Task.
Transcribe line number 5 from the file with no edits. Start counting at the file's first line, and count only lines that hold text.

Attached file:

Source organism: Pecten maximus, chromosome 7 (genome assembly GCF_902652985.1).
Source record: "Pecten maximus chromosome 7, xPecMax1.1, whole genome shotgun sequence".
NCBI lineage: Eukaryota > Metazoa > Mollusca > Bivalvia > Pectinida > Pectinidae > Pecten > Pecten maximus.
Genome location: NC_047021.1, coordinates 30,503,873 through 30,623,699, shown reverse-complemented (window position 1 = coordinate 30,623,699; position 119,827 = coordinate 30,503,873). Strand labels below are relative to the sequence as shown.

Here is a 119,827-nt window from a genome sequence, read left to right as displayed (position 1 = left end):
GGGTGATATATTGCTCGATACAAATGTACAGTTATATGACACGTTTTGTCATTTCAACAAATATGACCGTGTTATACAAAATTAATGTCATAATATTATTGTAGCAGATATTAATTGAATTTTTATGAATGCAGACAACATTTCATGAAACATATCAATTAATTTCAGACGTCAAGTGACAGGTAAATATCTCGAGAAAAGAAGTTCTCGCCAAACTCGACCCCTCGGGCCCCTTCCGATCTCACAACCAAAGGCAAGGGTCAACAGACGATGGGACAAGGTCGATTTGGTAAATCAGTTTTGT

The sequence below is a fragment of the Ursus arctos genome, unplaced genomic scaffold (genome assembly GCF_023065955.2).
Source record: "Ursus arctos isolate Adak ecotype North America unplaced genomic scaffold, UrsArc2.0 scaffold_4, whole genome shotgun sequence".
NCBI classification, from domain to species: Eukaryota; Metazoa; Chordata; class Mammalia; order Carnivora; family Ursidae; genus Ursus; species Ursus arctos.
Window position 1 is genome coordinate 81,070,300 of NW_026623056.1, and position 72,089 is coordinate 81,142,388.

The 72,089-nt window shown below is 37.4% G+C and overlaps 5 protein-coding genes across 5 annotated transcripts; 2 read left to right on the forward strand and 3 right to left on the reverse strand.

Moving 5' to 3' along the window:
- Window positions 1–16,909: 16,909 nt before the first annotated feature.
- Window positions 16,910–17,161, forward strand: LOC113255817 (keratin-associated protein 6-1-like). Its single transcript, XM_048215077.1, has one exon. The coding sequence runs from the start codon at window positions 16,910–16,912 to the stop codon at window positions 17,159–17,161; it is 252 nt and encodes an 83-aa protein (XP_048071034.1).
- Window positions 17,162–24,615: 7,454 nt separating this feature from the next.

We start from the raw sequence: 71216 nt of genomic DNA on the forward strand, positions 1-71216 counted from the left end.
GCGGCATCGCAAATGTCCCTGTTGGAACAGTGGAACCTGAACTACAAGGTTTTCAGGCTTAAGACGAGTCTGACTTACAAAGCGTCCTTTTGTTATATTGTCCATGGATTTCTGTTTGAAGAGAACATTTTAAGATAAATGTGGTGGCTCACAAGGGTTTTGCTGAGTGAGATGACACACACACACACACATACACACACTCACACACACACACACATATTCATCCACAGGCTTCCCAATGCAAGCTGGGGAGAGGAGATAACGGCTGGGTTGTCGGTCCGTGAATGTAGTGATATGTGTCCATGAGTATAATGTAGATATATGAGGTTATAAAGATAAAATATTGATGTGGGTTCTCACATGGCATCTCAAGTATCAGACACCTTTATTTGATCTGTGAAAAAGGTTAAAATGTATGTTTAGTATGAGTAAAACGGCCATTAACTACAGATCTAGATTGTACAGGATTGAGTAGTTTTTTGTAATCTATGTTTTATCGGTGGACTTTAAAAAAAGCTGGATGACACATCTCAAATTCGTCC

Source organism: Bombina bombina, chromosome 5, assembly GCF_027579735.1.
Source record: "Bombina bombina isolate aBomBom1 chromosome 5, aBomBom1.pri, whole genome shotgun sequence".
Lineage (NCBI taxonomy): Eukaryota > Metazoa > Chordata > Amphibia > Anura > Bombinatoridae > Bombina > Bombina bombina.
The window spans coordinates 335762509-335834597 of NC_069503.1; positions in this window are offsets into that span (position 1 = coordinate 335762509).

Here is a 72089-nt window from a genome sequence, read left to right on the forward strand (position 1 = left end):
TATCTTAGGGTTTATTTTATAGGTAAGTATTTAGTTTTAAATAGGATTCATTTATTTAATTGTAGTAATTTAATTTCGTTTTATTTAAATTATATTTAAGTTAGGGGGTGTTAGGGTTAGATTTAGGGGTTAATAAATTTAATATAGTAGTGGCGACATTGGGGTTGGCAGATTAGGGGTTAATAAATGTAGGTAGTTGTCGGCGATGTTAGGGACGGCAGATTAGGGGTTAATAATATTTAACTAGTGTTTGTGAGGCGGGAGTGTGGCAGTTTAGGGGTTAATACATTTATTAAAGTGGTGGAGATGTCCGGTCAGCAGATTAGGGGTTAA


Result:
Here is a 119,827-nt window from a genome sequence, read left to right as displayed (position 1 = left end):